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Salt-crust technique brings out food’s flavor

Ari Levaux, More Content Now
Salt-crust technique brings out food’s flavor
It isn’t necessary to build a replica of one of the seven Wonders of the World. I like to salt-coat and bake medium-to-large vegetables like potatoes and carrots. (Photo: Ari Levaux)

It’s one thing to know salt makes food taste better. It’s another to understand that every single bite of food, from oatmeal to steak Oscar, is a culinary opportunity to be optimized with the right amount of salt. There isn’t really any other food or flavor enhancer about which you could say that.

That isn’t to say that salt must always be added, because some food contains its own. But in the absence of salt, food would be relatively bland.

Salt doesn’t as much change or add flavor as make food taste more like itself. A tomato tastes more vivid. Corn is not only sweeter but more complex. Meat tastes not only richer but juicier.

Too much salt can obscure the flavor of the food. When all you can taste is salt, something is wrong.

Restaurant and processed foods are usually salted to the hilt, but all too often, home-cooked meals end up undersalted. This is not just a rookie move. Experienced cooks are guilty of this. I’ve been scolded for it myself, in fact, more times than I should admit.

I’m fortunate enough not to have high blood pressure, so my thoughts on salt are all about flavor, taste and culinary success. For those with healthy blood pressure, evidence exists that there is no correlation between sodium intake and cardiovascular disease or stroke. This case has been pretty solid since about 2011. Nonetheless, organizations like the American Heart Association and the American Stroke Association are still pushing for lower salt intake across the entire population.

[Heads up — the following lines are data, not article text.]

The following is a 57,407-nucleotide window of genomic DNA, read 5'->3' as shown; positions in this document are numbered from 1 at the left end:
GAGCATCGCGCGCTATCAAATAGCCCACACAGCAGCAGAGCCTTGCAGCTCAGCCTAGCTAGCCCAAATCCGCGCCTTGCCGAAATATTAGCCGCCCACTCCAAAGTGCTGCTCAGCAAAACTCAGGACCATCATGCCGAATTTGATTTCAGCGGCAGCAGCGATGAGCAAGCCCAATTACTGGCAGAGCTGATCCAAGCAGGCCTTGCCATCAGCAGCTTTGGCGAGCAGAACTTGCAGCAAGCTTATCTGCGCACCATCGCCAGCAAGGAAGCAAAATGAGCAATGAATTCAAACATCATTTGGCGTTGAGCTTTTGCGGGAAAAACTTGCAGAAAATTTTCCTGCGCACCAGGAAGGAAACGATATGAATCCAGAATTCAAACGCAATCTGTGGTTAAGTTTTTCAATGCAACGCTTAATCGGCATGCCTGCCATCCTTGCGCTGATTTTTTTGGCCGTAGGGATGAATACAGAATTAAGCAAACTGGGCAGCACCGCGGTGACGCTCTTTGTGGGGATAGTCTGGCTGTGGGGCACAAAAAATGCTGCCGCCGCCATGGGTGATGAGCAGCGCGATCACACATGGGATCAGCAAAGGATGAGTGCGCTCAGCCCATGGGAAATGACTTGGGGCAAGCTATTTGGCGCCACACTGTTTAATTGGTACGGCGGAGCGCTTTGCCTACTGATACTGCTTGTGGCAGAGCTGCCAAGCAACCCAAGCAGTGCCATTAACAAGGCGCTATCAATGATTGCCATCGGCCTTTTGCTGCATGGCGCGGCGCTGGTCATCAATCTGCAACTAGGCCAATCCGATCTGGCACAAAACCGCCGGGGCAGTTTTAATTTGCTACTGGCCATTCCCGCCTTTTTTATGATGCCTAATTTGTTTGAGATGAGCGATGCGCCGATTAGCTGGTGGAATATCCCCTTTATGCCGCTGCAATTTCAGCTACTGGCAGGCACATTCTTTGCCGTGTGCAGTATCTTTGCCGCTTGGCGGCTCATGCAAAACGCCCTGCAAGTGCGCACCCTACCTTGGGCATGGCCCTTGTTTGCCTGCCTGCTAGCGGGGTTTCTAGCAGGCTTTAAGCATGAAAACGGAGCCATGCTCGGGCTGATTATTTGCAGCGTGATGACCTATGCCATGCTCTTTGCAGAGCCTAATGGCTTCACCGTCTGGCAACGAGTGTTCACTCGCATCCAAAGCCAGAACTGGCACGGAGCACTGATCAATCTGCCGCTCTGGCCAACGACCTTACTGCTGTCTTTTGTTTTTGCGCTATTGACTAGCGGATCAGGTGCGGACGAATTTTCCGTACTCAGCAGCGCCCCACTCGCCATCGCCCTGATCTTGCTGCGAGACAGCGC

Baked, salt-crusted stuff

Here is a recipe for baking things with a salt crust based on a technique I learned by studying the work of Alain Ducasse, the French chef who famously abandoned animal-based cuisine in favor of cuisine vegetal. Ducasse once enclosed a beet within a pyramid of sea salt and baked it. When the beet was done, it was extracted from the rock-hard salt with a hammer.

It isn’t necessary to build a replica of one of the seven Wonders of the World. I like to salt-coat and bake medium-to-large vegetables like potatoes and carrots as well.

But I am a bit spooked by sea salt these days, however, thanks to a recent report that found 15 of 16 samples of sea salt collected around the world were contaminated with microplastic residue from trash floating in the ocean. The only type of sea salt that’s guaranteed to be free of such residue would be salt that is mined from ancient sea beds, like the Real Salt brand mined in Utah. Kosher salt works just as well in this dish, too.

Mix a half-cup of salt with a splash of water, just enough so that you can mix it into the consistency of a snowball. Place a potato or carrot or beet onto a baking dish and pack the salt atop and around it. Bake at an appropriate time and temp for the veggie in question. For a large potato, an hour at 300 should do. Forty-five minutes for a beet or a carrot. Let the dish cool before extracting the veggie from the rock-hard coating of salt.

The potato can be served with typical fixings like butter, bacon or chives, if you wish. But first, take a taste of just plain potato. The salt will have permeated the flesh, accentuating its potato-ey essence. Salted, not salty, the baked potato is quietly elevated to something wonderful.

For the carrot, remove it from the salt crust, slice, and serve with balsamic vinegar and a drizzle of olive oil. The skin, salty and cooked bitter, provides a nice contrast to the sweet juicy soft flesh inside, while the balsamic adds its own sharp, fruity sweetness.

Serve the beet with balsamic as well, after busting it from its shell and slicing.

Ari LeVaux writes a syndicated weekly food column that’s appeared in more than 50 newspapers in 25 states. Ari can be reached at